Academic Intervention Services (AIS)
Academic Intervention Services (AIS) supports students in kindergarten, first, and second grade in reading and writing by working in small groups with a teacher to target specific skills. Students are targeted for AIS based on baseline reading and writing assessments. Students will be provided with small group instruction on a variety of strategies to assist students in meeting grade level standards. Student progress will be monitored and reassessed every six to eight weeks to determine whether services should continue or whether students have reached grade level benchmarks. AIS will be ongoing throughout the school year with students being added and removed from groups as needed based on ongoing assessments.
Speech and Language Therapy
Mrs. Evaniski & Mrs. Barrett
Our goal as speech-language providers is to collaborate with classroom teachers and other support staff to ensure that your child receives the maximum benefit from the speech-language program. The program is standard and curriculum based and driven by the student's Individualized Education Program (IEP) goals and provides an integrated approach to speech-language therapy. Speech-language services are provided to facilitate the children's speech and language development. In the speech-language program, we informally assess and determine each child's strength/weaknesses, establish goals, monitor progress and provide the appropriate speech-language therapy. Therapy focuses on improving speech and language skills via small group instruction activities as per IEP mandates.
Integrated Co-Teaching (ICT)
Students at all academic levels benefit from alternative assignments and greater teacher attention in small-group activities that co-teaching makes possible. Co-teaching allows for more intense and individualized instruction in the general education setting increasing access to the general education curriculum while decreasing stigma for students with special needs. Students have an opportunity to increase their understanding and respect for students with special needs. Students with special needs have a greater opportunity for continuity of instruction as the teachers benefit from the professional support and exchange of teaching practices as they work collaboratively.
Co-teaching involves two or more certified professionals who contract to share instructional responsibility for a single group of students primarily in a single classroom or workspace for specific content or objectives with mutual ownership, pooled resources and joint accountability.
One Teach, One Observe. One of the advantages in co-teaching is that more detailed observation of students engaged in the learning process can occur. With this approach, for example, co-teachers can decide in advance what types of specific observational information to gather during instruction and can agree on a system for gathering the data. Afterward, the teachers should analyze the information together.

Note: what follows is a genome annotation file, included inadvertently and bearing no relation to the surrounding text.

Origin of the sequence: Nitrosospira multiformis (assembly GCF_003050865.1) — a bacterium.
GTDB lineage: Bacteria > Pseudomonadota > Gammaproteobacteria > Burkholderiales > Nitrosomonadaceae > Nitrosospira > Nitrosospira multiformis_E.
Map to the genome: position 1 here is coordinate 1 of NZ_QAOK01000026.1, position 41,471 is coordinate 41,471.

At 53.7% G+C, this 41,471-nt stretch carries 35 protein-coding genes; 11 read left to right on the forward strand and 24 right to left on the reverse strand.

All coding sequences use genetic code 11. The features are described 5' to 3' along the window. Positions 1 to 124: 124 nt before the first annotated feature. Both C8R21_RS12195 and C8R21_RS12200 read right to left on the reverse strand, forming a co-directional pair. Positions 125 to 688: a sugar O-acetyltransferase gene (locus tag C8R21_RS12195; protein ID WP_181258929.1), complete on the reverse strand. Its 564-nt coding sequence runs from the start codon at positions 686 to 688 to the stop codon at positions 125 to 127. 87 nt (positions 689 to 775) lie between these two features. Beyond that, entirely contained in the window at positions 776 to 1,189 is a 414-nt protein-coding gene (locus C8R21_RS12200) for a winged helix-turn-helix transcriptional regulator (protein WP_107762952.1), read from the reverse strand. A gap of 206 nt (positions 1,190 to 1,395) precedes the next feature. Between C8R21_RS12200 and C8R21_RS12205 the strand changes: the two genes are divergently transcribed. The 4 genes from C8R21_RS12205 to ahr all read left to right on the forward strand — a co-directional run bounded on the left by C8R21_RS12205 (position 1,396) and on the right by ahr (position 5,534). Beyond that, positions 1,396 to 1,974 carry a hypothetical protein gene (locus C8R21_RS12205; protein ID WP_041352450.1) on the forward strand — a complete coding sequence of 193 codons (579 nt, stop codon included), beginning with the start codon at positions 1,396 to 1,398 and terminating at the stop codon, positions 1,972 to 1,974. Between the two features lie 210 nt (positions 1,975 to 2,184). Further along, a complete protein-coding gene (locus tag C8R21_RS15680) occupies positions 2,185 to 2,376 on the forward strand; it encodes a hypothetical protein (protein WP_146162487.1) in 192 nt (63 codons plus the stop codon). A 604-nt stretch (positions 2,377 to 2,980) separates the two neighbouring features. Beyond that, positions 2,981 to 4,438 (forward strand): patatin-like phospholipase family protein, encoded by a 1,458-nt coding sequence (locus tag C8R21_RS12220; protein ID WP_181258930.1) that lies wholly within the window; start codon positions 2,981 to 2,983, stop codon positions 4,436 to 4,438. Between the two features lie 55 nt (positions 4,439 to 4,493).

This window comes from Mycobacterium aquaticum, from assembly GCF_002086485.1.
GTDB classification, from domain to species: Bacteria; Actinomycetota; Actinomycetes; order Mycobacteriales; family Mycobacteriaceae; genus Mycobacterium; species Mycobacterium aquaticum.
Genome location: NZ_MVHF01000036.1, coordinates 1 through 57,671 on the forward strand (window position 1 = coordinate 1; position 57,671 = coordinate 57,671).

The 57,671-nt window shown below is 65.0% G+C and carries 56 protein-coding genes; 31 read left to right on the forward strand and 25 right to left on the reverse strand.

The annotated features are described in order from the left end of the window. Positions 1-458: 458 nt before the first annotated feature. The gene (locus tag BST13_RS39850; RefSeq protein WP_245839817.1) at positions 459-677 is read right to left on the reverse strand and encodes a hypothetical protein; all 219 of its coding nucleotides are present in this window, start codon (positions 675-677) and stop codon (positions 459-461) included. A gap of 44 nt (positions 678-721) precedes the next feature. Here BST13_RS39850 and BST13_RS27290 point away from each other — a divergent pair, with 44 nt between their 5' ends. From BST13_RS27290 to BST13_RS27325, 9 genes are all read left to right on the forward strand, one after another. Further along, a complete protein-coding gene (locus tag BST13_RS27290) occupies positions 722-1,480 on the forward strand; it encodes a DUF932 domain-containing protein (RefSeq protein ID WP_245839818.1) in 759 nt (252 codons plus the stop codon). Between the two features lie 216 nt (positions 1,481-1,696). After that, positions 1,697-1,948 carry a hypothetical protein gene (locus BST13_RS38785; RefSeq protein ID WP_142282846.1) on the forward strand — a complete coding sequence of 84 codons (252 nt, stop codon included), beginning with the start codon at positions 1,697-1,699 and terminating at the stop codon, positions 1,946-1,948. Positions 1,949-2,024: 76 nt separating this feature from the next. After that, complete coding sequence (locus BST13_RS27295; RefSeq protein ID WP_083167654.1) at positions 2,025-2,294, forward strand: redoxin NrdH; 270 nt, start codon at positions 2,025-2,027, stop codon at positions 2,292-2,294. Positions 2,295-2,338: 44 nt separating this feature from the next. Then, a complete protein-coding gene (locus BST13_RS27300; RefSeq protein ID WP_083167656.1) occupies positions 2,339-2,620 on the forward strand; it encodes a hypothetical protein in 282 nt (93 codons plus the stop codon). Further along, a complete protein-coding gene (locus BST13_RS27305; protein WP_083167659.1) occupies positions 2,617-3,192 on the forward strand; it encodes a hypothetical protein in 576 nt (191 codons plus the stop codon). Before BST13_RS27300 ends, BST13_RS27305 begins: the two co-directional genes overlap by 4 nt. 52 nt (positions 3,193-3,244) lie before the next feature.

One Teach, One Assist. In a second approach to co-teaching, one person would keep primary responsibility for teaching while the other professional circulated through the room providing unobtrusive assistance to students as needed.
Parallel Teaching. On occasion, student learning would be greatly facilitated if they just had more supervision by the teacher or more opportunity to respond. In parallel teaching, the teachers are both covering the same information, but they divide the class into two groups and teach simultaneously.
Station Teaching. In this co-teaching approach, teachers divide content and students. Each teacher then teaches the content to one group and subsequently repeats the instruction for the other group. If appropriate, a third station could give students an opportunity to work independently.
Alternative Teaching: In most class groups, occasions arise in which several students need specialized attention. In alternative teaching, one teacher takes responsibility for the large group while the other works with a smaller group.
Team Teaching: In team teaching, both teachers are delivering the same instruction at the same time. Some teachers refer to this as having one brain in two bodies. Others call it tag team teaching. Most co-teachers consider this approach the most complex but satisfying way to co-teach, but the approach that is most dependent on teachers' styles.
Occupational Therapy with Ms. Griffin
Occupational therapy is a health profession in which therapists and therapy assistants help individuals to do and engage in the specific activities that make up daily life. For children and youth in schools, occupational therapy works to ensure that a student can participate in the full breadth of school activities.
Occupational therapists and occupational therapy assistants help students perform particular tasks necessary for participation or learning. Their goal is not to just focus on the specific problem that a child’s disability may present; but rather, they look at the whole child and tackle individual tasks, helping students find ways to do the things they need and want to do.
Special Education Teacher Support Services (S.E.T.S.S.)
Special Education Teacher Support Services (S.E.T.S.S.) is a special education program that can be recommended on a child’s Individualized Education Program (IEP). The goal of a S.E.T.S.S. provider is to collaborate with the classroom teacher and other support staff to ensure that children receive the maximum benefit from the school year.
S.E.T.S.S provides children with small group instruction using a variety of strategies to assist them meet their individual goals, included in their IEP. During S.E.T.S.S. sessions children will receive support in Literacy and/or Mathematics, depending on their IEP mandates.